Issue #36 December 2020

Some Notes on Berkeley and the After-life

Toko Shinoda — “Ascent” — (c.1979)

On Berkeleyan after-lives and -worlds

Alfredo Castañeda — Creyente (1980)

On our own deaths

Toko Shinoda — A Duet

On Berkeleyan self-interest

To Berkeley’s call for obedience, I would like to call for a plainer alternative where we strip away any appeal to things not or not yet imprinted upon our senses, a la after-lives and -worlds, a la my own death. The pursuit of self-interest must be understood as a matter of charting courses through a given world and given laws. This is also to say that this pursuit can only be made on the basis and within limits of what is imprinted upon our senses. Our own deaths and what shall come after death are two things which shall always evade our senses. They are then two things we must do without. However we wish to live, our pursuits must be made as if we cannot die, as if we shall forever live in this world.

Raphael Chim is a postgraduate student in the Department of English at Chinese University of Hong Kong, on the way to becoming an intellectualized bureaucrat so complacently complicit this complicity would, before he knows it, be remarketed as “integrity as an educator”.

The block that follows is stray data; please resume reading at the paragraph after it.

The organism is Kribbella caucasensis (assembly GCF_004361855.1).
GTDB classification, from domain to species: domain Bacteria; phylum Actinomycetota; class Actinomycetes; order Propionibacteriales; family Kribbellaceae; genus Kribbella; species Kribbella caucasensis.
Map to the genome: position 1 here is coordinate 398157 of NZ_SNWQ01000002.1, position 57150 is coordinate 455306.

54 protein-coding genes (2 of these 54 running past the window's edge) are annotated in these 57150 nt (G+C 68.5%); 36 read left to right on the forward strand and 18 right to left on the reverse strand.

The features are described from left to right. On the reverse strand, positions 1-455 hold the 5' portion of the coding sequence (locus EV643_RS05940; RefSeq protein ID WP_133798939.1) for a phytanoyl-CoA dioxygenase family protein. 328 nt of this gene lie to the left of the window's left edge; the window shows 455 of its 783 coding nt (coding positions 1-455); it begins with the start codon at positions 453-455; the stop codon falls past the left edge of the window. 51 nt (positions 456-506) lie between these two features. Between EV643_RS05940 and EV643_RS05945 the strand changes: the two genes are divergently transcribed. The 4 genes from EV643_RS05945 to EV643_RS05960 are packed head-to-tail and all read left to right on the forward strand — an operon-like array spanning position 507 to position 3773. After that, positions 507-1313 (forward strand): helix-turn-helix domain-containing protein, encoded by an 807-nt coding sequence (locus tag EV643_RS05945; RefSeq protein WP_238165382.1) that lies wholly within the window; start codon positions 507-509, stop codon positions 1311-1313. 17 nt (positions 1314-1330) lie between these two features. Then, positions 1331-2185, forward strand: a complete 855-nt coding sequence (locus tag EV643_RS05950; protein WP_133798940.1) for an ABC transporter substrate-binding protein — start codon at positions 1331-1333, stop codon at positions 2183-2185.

Works Cited


Though I cannot go into details concerning this self-knowledge here, I think it worth noting at least that Berkeley held self-knowledge to not consist of ideas, but exist as a “notion” (PHK Part. 1 passage 27, 140, 142, etc.).


By this I mean that we would be thinking of our own deaths as both the loss of our possibilities of being in this world, and in terms of our own being-towards-death. Heidegger has held the treatment of our own deaths as the mere “end” of our worldly lives improper, since this would mean treating human beings as something like a nonhuman equipment (something present-at-hand or ready-to-hand, in his terms) (289).


See here Helen Yetter-Chappell’s “Idealism without God” in Idealism: New Essays in Metaphysics, where she argued that the personalities, dispositions, etc. of God could be detached from the sensory experiences of God, which alone was required to sustain the world as given to our senses.


December 2020


On Virtuality: Deleuze, Bergson, Simondon

by Matt Bluemink

What Is A Monad? Leibniz’s Monadology

by John C. Brady

Phenomenology — Eine Übersichtliche Darstellung

by Giorgi Vachnadze

Some Notes on Berkeley and the After-life

by Raphael Chim